CHICAGO — One pop-up store is turning old books into new opportunities for students in Chicago’s North Lawndale neighborhood.
Sandwiched between big-time retailers downtown, Carpe Librum (Seize the Book) has been selling donated books for the last three years, donating all profits directly to six North Lawndale Public Schools. Those profits pay for literacy events for thousands of CPS families that would otherwise not be in the budget.
“Not only are you getting a cheap book, but [also] you’re helping a cause which means a lot to people,” said Jacob Dimuzio, founder of nonprofit Turning the Page, which opened the stores.
Since the store first opened, CPS families have received thousands of gifted books and had access to special programing. William Penn Elementary is one of the schools that has benefited from the donations. Principal Dr. Moore-Ollie says the program has been a critical part of promoting literacy among CPS families.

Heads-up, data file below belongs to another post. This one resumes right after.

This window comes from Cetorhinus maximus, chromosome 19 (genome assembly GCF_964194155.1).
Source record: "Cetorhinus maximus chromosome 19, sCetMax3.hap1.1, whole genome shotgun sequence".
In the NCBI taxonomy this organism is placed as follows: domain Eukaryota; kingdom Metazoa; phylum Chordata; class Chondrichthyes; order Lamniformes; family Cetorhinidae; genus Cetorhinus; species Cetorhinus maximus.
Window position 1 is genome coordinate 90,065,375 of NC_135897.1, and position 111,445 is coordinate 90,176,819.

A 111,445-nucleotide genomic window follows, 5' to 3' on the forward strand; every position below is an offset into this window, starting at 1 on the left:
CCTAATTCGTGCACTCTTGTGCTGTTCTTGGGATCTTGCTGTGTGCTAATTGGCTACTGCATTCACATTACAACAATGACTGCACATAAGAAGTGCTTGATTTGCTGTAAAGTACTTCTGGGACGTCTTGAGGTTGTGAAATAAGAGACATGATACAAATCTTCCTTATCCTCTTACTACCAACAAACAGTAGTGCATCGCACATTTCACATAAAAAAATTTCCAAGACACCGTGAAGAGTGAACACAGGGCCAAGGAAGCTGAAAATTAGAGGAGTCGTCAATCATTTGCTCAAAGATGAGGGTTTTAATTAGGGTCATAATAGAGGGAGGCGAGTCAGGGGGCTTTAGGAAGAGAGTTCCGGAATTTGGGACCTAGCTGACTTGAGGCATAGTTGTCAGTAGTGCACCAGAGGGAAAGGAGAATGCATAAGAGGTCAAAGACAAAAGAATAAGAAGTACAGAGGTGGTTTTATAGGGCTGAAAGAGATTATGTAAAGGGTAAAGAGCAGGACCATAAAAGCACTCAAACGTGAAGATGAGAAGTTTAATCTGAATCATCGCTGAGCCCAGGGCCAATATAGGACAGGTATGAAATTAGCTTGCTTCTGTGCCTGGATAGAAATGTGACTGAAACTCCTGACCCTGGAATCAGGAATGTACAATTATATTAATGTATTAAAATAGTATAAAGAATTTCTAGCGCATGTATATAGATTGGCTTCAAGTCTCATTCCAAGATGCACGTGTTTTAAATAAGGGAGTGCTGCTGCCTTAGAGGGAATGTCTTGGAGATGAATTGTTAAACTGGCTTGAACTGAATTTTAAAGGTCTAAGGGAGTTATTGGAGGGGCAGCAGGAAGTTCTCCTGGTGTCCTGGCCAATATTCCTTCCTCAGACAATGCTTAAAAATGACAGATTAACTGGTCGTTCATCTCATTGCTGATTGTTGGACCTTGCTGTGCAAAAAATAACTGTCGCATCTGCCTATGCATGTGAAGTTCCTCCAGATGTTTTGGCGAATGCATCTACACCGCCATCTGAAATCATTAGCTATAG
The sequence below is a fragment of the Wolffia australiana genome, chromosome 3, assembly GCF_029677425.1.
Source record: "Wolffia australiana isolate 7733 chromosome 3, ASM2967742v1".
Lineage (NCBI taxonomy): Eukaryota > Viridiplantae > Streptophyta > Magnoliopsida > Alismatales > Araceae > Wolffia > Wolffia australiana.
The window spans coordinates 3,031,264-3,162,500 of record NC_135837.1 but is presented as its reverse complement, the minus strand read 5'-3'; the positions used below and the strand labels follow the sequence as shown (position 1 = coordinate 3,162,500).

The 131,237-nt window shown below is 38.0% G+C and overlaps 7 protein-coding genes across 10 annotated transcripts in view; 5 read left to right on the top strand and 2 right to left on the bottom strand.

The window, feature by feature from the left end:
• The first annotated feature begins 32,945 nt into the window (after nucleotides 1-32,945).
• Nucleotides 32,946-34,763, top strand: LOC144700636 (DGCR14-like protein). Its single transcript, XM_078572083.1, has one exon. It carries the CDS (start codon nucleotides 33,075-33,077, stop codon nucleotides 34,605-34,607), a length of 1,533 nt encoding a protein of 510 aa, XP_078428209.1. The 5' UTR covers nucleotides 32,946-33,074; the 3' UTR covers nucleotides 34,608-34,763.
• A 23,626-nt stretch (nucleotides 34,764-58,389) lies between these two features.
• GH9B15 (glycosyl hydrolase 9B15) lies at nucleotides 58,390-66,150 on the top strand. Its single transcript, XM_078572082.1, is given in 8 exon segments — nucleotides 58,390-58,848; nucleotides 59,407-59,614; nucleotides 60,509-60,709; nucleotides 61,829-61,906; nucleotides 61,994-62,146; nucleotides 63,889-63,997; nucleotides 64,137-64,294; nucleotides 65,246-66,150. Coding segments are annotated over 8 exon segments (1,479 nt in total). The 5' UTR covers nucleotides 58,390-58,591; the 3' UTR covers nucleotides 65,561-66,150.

“We want our children to have bright futures. We don’t always get a lot of resources in our schools in North Lawndale, so we are thrilled to have any help,” Moore-Ollie said.
Dimuzio said the used book stores also encourage both kids and their parents to grow as readers and facilitators.
“It all comes back to the book,” Dimuzio said with a smile.
Carpe Librum is always looking for donations, and will even pick them up if there are five or more boxes.